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VL vs DL in the Operating Room

May 31, 2024

Written by Jason Lesnick

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This single site RCT found that for patients undergoing intubation for mainly elective surgeries, hyperangulated video-laryngoscopy (VL) had higher first-pass success and lower rates of intubation failure compared to Mac direct laryngoscopy (DL).

Still beating the direct horse?
This was a cluster randomized controlled trial comparing initial intubation attempt with hyperangulated VL (Glidescope used here) to Mac DL from March 2021 to December 2022 at a single US academic hospital. 8,429 surgeries requiring intubation occurred, with cluster randomization being done weekly with two sets of eleven operating rooms.

15,796 surgeries were screened, 7,367 excluded, and 8,429 surgeries remained across 7,736 patients with a median age of 66, 35% female, and 85% of surgeries were elective. Patients were excluded if they were already intubated, did not need intubation, required a double lumen tube, needed awake fiberoptic intubation, and in those whom clinicians refused to participate.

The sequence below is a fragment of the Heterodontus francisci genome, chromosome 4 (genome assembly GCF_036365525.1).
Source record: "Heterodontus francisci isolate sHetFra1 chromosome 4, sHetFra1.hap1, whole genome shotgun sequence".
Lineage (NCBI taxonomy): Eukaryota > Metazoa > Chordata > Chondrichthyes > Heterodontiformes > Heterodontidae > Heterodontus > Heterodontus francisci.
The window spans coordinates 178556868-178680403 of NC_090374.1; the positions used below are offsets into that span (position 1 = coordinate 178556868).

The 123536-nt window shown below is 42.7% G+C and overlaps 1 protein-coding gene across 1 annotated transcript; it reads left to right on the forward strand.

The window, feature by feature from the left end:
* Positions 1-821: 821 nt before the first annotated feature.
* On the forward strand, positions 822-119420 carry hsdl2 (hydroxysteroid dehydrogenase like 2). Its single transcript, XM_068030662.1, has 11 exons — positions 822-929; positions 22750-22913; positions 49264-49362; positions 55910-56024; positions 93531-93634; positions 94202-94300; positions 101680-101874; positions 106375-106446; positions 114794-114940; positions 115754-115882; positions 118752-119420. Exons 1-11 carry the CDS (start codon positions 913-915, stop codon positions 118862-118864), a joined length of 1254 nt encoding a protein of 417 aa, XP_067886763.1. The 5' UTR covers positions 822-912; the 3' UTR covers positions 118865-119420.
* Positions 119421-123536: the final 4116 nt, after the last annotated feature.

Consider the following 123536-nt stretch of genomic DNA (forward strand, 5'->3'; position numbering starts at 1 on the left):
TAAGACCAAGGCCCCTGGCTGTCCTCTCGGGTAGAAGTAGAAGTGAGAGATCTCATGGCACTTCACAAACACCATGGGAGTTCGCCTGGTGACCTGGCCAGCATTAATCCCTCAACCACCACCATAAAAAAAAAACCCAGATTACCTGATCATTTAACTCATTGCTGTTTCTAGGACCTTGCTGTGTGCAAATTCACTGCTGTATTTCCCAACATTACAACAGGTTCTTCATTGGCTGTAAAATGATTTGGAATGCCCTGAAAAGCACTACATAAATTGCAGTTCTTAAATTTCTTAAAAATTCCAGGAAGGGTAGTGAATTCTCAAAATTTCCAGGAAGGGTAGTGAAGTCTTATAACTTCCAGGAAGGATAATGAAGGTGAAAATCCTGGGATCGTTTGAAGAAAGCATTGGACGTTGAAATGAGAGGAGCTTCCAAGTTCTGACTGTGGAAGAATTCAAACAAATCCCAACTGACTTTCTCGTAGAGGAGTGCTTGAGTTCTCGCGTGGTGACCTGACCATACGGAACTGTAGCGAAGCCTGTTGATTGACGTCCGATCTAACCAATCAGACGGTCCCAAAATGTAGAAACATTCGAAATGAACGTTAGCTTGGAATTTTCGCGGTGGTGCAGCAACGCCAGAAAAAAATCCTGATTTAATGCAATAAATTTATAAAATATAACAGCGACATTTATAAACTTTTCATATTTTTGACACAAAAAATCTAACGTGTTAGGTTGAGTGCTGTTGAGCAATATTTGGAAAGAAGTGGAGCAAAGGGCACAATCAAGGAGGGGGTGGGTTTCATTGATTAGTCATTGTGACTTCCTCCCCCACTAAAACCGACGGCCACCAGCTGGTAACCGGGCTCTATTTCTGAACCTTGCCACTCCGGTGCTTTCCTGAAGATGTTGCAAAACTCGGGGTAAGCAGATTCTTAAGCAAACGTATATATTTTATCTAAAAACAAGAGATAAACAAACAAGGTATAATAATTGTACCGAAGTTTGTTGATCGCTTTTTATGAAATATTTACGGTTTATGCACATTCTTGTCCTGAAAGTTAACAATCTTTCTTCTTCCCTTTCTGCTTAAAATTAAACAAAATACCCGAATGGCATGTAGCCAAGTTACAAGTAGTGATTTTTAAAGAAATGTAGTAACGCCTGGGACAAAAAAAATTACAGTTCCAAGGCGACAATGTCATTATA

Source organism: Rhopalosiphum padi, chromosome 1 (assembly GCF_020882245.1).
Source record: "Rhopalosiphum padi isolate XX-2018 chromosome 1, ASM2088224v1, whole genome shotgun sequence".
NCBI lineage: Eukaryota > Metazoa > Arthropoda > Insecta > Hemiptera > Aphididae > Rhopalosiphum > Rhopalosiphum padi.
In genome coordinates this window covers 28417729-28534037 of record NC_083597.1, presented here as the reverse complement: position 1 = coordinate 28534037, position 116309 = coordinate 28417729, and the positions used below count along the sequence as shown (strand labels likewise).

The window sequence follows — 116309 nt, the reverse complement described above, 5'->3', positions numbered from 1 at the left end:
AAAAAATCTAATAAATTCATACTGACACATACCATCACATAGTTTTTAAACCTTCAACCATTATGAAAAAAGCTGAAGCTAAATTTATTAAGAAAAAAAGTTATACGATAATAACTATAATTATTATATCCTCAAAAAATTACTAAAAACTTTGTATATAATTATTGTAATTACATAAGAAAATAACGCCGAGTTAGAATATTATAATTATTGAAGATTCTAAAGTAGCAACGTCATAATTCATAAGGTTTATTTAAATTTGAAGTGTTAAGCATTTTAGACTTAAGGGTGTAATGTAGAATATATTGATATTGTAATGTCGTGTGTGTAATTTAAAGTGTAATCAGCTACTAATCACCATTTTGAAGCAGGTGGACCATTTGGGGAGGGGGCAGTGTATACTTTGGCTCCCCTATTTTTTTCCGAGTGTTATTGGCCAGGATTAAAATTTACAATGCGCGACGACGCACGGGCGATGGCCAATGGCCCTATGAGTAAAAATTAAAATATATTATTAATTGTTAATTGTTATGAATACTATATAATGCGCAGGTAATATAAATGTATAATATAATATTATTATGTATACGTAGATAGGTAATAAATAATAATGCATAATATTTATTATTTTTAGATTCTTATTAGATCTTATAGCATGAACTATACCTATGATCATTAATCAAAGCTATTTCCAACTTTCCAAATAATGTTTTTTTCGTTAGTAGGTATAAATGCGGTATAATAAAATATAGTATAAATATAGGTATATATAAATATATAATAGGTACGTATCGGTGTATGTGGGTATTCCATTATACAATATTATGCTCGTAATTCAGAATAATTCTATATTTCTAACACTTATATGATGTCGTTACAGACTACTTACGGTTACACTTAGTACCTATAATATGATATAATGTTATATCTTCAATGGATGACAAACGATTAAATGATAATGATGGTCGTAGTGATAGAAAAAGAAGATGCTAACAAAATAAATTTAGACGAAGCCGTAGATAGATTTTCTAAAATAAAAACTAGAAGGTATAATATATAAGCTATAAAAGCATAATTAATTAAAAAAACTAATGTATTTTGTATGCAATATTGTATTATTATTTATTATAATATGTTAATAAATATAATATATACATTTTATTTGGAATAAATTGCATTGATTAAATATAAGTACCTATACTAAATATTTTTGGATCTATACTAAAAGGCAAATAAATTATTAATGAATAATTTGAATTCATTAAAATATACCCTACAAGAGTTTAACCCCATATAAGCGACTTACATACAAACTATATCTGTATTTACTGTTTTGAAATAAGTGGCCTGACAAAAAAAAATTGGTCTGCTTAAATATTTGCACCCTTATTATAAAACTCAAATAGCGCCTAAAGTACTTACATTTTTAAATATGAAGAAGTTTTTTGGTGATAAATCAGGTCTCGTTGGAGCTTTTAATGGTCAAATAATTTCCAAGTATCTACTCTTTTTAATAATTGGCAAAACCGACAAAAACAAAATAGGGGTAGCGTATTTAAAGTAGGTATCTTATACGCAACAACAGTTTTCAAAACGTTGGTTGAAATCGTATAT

The primary outcome was the number of intubation attempts per surgical procedure while secondary outcomes included intubation failure (defined as switching to alternative laryngoscopy device or more than 3 intubation attempts) and a composite of airway/dental injuries.

The authors found with hyperangulated VL the first-pass success rate was 98.3% compared to 92.4% with DL, proportional odds ratio 0.2 (95%CI 0.14-0.28) – that’s an 80% higher odds of fewer intubation attempts with VL over DL. Intubation failure occurred in 0.27% of VL attempts (12/4,413) compared to 4.0% of DL (161/4,016; RR 0.06, 95%CI, 0.03-0.14, P < 0.001). There was not a significant difference between airway/dental injuries by device used (0.93% VL, 1.1% DL). The trial was stopped early at ~50% of max expected enrollment after the second interim analysis.

Interestingly, of the 8,429 intubations, 3,283 (38.9%) were performed by nurse anesthetists, 2,514 (29.8%) by residents, 1,185 (14.1%) by fellows, 1,175 (13.9%) by student nurse anesthetists, 225 (2.7%) by attending anesthesiologists, and 47 (0.6%) by medical students.

How will this change my practice?
This study won’t affect my practice much – I will continue to use the hyperangulated blade in specific scenarios (i.e. anterior airways) and strongly prefer VL as my first-line intubation technique, as the body of evidence continues to grow supporting VL over DL.

Editor’s note: Though not directly generalizable to the ED, there is increasing evidence for the superiority of VL, in its various forms, in multiple practice settings. These were experienced clinicians, which would tend to skew results toward the null, yet we still see that even hyperangulated VL was better. ~Clay Smith

Video Laryngoscopy vs Direct Laryngoscopy for Endotracheal Intubation in the Operating Room: A Cluster Randomized Clinical Trial. JAMA. 2024 Mar 18:e240762. doi: 10.1001/jama.2024.0762. Epub ahead of print. PMID: 38497992.

What are your thoughts?